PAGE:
Evolution of COAP Implementation in the States - Construction of a state pact to join the COAP, Reconfiguration of health regions, Institution of CIR and Integrated Planning – Regions and States
In this initial moment, the main gap observed in the state agendas for the implementation of the COAP was the regular functioning of the steering groups, since only seven states (26.9%) maintained a regular schedule of meetings and activities.
This national pattern showed some regional variations. In the northern and southern regions, it was possible to observe more difficulties to keep the regular functioning of steering groups. Only Tocantins in the north sustained a regular steering group. In the south, none of the three states advanced on this subject.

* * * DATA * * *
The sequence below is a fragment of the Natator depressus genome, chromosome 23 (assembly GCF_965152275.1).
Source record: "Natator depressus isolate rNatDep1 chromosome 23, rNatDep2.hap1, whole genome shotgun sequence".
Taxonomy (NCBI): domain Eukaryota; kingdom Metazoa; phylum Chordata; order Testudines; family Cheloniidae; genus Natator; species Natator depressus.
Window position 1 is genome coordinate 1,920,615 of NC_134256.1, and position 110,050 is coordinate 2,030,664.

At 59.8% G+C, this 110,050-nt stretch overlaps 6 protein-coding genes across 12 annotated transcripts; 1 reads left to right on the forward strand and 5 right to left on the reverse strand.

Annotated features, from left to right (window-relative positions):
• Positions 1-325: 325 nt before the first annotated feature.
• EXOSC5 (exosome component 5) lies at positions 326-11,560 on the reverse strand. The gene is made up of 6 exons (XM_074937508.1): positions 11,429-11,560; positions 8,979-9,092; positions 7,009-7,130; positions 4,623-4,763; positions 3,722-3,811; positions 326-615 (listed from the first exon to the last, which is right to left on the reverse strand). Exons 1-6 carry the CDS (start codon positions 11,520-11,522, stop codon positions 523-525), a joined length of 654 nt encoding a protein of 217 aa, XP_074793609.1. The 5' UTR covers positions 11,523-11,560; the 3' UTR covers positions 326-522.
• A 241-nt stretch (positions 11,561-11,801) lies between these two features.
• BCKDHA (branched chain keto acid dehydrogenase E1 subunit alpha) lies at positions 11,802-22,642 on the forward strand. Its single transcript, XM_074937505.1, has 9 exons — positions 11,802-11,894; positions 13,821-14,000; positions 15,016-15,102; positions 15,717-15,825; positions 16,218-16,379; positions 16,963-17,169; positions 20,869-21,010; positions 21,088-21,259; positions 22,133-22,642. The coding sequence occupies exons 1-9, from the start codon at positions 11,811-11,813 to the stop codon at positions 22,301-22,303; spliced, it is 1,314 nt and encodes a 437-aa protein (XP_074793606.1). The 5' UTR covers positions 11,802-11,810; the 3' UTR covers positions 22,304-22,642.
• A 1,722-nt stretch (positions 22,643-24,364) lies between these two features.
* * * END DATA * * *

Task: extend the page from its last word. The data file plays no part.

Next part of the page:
In the northern region, there were also more hardships for regional discussions and seminars on COAP, which may be a result of the region’s specific territorial features, characterized by extensive land extension and difficult access and transportation. By contrast, in the Northeast, virtually all states held regional discussions. Also in this region, proportionally, a greater volume of states that officialized the implementation agenda at the SGEP/MS and held official debates in the CIBs was noted.
In 17 states (65.4%), the SES conducted evaluation and improvement processes in the health regions, aiming to adapt the previous configuration to the new requirements of Decree 7.508/11.